How to Pay Your Student Loans With a Credit Card

Despite their numerous downsides, credit cards can be used to pay for student loans and other expenses that are not normally covered by credit.

There are, however, some more measures you'll need to follow.

Here are some examples of how you can use a credit card to pay off student loans:

1. Use a third-party payment system like Plastiq.com

If you wish to pay your upcoming loan bill using a credit card, you can do it through a third-party company like Plastiq.com.

This digital solution allows you to use your Visa, Mastercard, American Express, or Discover card when plastic isn't accepted.

However, you will be charged a fee (up to 2.85 percent) to use the service. Plastiq will send a check to your student loan servicer in the amount you requested after they receive your payment.

Keep in mind that, because of the cost on each payment, you'll need to earn more in rewards to be "ahead."

2. Get convenience checks from your card issuer

If your student loan provider does not take credit cards, you may be able to utilize convenience checks from your credit card issuer, which are recognized as a cash advance but function similarly to a regular bank check.

You can request convenience checks from your credit card provider, who will mail them to you.

Fill in information such as the recipient's name (your loan provider), payment amount, date, and signature, then mail the check to your student loan provider, just like any other check.

It is cashed by your supplier and shown as a charge on your credit card statement.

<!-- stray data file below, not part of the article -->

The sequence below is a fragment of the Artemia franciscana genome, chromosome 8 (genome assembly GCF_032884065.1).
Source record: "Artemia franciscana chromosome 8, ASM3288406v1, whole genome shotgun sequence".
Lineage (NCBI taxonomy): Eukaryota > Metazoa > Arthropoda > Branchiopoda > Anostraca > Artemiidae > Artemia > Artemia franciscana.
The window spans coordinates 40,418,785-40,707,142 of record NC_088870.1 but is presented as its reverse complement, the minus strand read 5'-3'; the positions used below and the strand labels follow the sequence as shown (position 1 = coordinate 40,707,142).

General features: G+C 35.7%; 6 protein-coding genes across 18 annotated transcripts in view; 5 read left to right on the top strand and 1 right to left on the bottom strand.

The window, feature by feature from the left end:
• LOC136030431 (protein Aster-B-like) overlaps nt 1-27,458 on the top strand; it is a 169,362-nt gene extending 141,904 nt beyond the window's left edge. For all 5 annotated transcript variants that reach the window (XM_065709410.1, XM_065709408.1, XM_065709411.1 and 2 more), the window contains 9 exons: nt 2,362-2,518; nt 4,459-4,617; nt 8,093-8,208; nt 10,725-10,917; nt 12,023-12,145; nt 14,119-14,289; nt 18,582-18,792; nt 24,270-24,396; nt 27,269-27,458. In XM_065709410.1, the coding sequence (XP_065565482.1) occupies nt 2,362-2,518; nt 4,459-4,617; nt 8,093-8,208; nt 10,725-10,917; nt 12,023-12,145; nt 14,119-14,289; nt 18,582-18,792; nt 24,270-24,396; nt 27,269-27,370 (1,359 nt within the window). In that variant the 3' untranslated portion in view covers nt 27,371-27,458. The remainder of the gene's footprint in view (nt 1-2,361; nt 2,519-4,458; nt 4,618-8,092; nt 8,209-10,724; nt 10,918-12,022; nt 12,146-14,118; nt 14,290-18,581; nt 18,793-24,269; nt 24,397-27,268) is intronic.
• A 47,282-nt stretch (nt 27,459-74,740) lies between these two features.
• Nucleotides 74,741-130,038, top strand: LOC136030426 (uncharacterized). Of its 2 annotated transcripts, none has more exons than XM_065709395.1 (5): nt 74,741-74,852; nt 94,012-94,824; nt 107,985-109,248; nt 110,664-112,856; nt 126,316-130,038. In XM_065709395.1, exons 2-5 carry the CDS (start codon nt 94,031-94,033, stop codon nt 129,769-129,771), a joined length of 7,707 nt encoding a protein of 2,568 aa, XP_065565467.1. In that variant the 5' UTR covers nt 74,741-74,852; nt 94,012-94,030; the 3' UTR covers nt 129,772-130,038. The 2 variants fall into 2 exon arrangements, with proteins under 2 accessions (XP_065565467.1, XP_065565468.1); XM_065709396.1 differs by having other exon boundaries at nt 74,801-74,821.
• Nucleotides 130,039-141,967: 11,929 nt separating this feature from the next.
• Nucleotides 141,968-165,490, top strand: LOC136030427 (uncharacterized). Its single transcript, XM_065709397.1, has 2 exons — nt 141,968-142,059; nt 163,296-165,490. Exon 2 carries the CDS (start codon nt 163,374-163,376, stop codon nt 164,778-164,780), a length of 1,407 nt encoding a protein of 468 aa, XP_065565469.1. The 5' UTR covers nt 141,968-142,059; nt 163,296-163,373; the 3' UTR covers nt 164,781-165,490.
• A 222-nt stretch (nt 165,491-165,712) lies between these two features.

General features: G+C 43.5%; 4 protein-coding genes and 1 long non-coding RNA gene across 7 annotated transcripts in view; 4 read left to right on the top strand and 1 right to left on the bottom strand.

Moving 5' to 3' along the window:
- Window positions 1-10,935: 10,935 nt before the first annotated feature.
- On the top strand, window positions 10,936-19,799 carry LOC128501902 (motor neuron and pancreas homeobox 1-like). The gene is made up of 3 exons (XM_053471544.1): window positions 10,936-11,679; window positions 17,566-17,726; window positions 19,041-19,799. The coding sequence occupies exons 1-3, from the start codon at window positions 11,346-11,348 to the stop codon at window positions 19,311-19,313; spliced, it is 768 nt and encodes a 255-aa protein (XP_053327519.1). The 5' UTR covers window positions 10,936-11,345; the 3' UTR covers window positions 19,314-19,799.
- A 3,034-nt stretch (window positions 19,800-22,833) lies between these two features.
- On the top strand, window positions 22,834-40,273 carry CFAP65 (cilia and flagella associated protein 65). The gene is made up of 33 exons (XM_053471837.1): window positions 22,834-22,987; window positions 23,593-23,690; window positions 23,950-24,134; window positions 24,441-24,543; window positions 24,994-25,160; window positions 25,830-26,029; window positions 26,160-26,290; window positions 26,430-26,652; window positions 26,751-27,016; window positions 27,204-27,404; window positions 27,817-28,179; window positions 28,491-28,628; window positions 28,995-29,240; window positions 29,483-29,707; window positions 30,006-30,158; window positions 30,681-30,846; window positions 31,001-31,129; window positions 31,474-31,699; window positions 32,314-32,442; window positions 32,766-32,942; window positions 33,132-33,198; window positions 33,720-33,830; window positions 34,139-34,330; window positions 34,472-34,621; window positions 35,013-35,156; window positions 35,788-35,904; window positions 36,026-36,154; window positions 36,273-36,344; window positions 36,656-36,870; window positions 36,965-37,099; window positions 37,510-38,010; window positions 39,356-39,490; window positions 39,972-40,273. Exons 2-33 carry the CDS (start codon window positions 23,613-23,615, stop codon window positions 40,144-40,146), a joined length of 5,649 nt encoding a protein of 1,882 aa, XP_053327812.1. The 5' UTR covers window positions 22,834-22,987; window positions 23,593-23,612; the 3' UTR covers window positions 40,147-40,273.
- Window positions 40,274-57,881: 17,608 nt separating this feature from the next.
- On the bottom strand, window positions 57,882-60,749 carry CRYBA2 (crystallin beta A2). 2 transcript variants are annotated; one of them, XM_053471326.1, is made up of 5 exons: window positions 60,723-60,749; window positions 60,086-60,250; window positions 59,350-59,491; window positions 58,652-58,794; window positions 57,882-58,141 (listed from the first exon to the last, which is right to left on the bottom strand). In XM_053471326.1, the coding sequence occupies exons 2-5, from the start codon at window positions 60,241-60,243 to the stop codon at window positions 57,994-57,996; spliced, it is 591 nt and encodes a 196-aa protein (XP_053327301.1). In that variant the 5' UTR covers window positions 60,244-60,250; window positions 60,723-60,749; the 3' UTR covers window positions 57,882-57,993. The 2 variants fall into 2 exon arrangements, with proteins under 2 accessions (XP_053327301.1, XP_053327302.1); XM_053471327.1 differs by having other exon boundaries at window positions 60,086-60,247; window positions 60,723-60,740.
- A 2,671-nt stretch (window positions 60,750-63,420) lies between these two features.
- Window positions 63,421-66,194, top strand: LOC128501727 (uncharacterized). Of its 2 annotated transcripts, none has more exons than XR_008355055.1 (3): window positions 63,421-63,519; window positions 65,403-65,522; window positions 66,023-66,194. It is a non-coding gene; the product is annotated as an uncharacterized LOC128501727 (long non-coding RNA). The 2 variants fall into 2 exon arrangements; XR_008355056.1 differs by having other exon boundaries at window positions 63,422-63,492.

You can also take out a cash advance with your credit card and then use that money to pay your student loan bill.

Remember that taking out a cash advance, whether through an ATM or those convenient convenience checks, comes with substantial costs.

Not only that, but cash advances usually have a higher interest rate, making this a more costly option (and less attractive).

Final Thoughts

It is possible to pay off your student loans with a credit card, but there are many factors to consider. And, with so many possibilities, you should weigh them all before making a decision.

Also, consulting a financial advisor is usually a smart idea. If you make a hasty decision, you may wind yourself paying more than you would have otherwise.

References:
https://www.bankrate.com/finance/credit-cards/credit-cards-student-debt/
https://www.capitalone.com/learn-grow/money-management/can-you-pay-student-loans-with-credit-cards/
https://joinjuno.com/financial-literacy/student-loans/can-you-pay-student-loans-with-a-credit-card

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About the Author

Tebid Kelly
I'm Tebid Kelly, A Content Creator, Video Producer Financial Consultant and Certified Google Publisher. I write contents for aimtuto.com, financialhint.com which are my two blogs.